MHSC opens 2nd COVID unit as county cases surge

“We are at crisis level,” Kim White, Memorial Hospital of Sweetwater County’s emergency services director said about the number of COVID-19 patients seeking treatment at the hospital.

The hospital has opened a second COVID-19 unit in response to the increased number of patients seeking treatment. The second ward is part of the hospital’s surge capacity plan, which was originally formed in March 2020 and represents a higher tier in the hospital’s response to the ongoing COVID-19 pandemic. The new COVID-19 unit is located where the hospital’s same-day surgery services were originally offered. The hospital recently suspended elective surgeries with no indication of when they would be offered again.

According to the Wyoming News Exchange, the number of COVID-19 cases in Wyoming declined over Labor Day weekend by 621, through more than 1,000 cases were identified throughout the state.

“The Wyoming Department of Health’s regular coronavirus update said the state received reports of 1,011 new laboratory-confirmed cases of the illness over the weekend, along with 278 reports of new probable cases,” according to the news exchange. “However, the state also received new reports between Friday and Tuesday of 1,889 recoveries among patients with confirmed or probable cases, leaving Wyoming with 3,484 active cases.”

As of Tuesday, the hospital reports having 16 COVID-19 patients in the hospital. Of those, 87% were not vaccinated. The number peaked Sunday with 19 COVID-19 inpatients, a number representing 73% of the total patients in the hospital. In total, Sweetwater County had 278 confirmed cases reported to the WDH and had a total of 537 active cases as of Tuesday.

According to Dr. Melinda Poyer, the hospital’s chief medical officer, the new COVID-19 variants are resulting in people getting much sicker in a shorter amount of time.

“Recently, with the delta variant surge, our hospitalized patients with COVID-19 are requiring longer stays and more intensive care than we see with many other illnesses,” she said.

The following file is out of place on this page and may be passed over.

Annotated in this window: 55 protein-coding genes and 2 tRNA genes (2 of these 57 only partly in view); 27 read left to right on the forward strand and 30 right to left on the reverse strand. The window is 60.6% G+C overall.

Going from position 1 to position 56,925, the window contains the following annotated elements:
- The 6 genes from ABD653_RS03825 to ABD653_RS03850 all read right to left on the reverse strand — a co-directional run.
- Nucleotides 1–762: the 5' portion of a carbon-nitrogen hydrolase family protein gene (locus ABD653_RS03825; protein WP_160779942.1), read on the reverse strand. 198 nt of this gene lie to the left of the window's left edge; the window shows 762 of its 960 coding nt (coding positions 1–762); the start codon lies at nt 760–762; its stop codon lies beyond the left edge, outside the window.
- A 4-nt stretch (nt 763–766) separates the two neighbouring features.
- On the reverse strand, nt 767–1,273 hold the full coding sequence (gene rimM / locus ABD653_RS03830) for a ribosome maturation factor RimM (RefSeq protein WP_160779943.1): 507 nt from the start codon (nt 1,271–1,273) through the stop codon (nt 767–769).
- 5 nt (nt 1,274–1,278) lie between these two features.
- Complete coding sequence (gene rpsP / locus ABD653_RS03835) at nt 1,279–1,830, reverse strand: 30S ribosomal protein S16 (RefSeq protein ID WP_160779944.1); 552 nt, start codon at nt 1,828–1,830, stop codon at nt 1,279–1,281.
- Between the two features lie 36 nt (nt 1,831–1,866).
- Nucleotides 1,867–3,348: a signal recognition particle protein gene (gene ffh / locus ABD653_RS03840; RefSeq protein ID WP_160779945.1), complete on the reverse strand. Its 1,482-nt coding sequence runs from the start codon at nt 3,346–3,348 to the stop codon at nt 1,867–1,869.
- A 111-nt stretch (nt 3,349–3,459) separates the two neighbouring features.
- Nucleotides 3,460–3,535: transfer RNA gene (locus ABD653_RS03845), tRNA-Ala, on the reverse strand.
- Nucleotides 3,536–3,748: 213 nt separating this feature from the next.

The age range of patients being seen in the emergency room varies between infants and elderly residents.

“With this variant, we are treating many patients in their 30s to 50s,” White said. “We have diagnosed infants with COVID-19. We had one we thought for sure would come back as an RSV (respiratory syncytial virus) diagnosis, since we are seeing RSV much earlier this year.”

“Everyone is at risk,” said Dr. Phil Najm, MHSC Emergency Medical Director with University of Utah Health. “We are sending patients home on oxygen each day who in different times would be able to be admitted. Some of them can recuperate at home, but some of them worsen and return in just a few days needing life support; some die despite receiving advanced life support.

“People should understand that the hospitals where we would typically transfer the most critical patients are full,” Najm said. “The surge likely will get worse over the next two to four weeks. It would not be like this if more people were vaccinated.”

The increased patient load has taken its toll on the hospital’s staff as well.

“Staffing is one of the hospital’s biggest issues right now,” MHSC’s Chief Nursing Officer Ann Clevenger said. “This last week was tough.”

White said extra members of the hospital’s healthcare team have been sent to the ER to handle the influx of COVID-19 patients they’re receiving.

During the holiday weekend, nurses and other healthcare workers helped move beds and make room for additional COVID-19 patients in the same-day surgery area. Employees from other departments and workers who had scheduled time off came in to help as well.

“Everyone can see the toll the pandemic and the workload is taking on each of our staff members,” White said. “We see the weary look in their eyes, and the slowing of their steps. We understand the feelings of defeat, and the feeling that few outside of our walls are paying attention to what is going on.”


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